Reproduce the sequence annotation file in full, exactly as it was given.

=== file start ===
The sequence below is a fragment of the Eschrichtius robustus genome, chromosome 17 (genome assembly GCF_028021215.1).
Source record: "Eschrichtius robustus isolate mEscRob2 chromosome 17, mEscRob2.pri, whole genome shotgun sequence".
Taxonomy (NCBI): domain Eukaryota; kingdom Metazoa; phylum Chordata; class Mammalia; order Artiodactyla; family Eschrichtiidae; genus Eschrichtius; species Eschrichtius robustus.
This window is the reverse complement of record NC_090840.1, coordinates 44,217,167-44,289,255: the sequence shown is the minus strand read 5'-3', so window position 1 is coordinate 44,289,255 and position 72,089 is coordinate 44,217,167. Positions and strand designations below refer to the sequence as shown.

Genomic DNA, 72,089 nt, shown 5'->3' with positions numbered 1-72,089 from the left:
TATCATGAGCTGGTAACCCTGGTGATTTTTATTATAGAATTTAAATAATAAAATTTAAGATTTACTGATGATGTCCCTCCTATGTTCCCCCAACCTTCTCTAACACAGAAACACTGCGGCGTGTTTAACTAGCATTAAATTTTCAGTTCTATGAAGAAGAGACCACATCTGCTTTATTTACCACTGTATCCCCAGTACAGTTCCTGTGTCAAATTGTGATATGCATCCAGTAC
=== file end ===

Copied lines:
The sequence below is a fragment of the Eschrichtius robustus genome, chromosome 17 (genome assembly GCF_028021215.1).
Source record: "Eschrichtius robustus isolate mEscRob2 chromosome 17, mEscRob2.pri, whole genome shotgun sequence".
Taxonomy (NCBI): domain Eukaryota; kingdom Metazoa; phylum Chordata; class Mammalia; order Artiodactyla; family Eschrichtiidae; genus Eschrichtius; species Eschrichtius robustus.
This window is the reverse complement of record NC_090840.1, coordinates 44,217,167-44,289,255: the sequence shown is the minus strand read 5'-3', so window position 1 is coordinate 44,289,255 and position 72,089 is coordinate 44,217,167. Positions and strand designations below refer to the sequence as shown.

Genomic DNA, 72,089 nt, shown 5'->3' with positions numbered 1-72,089 from the left:
TATCATGAGCTGGTAACCCTGGTGATTTTTATTATAGAATTTAAATAATAAAATTTAAGATTTACTGATGATGTCCCTCCTATGTTCCCCCAACCTTCTCTAACACAGAAACACTGCGGCGTGTTTAACTAGCATTAAATTTTCAGTTCTATGAAGAAGAGACCACATCTGCTTTATTTACCACTGTATCCCCAGTACAGTTCCTGTGTCAAATTGTGATATGCATCCAGTAC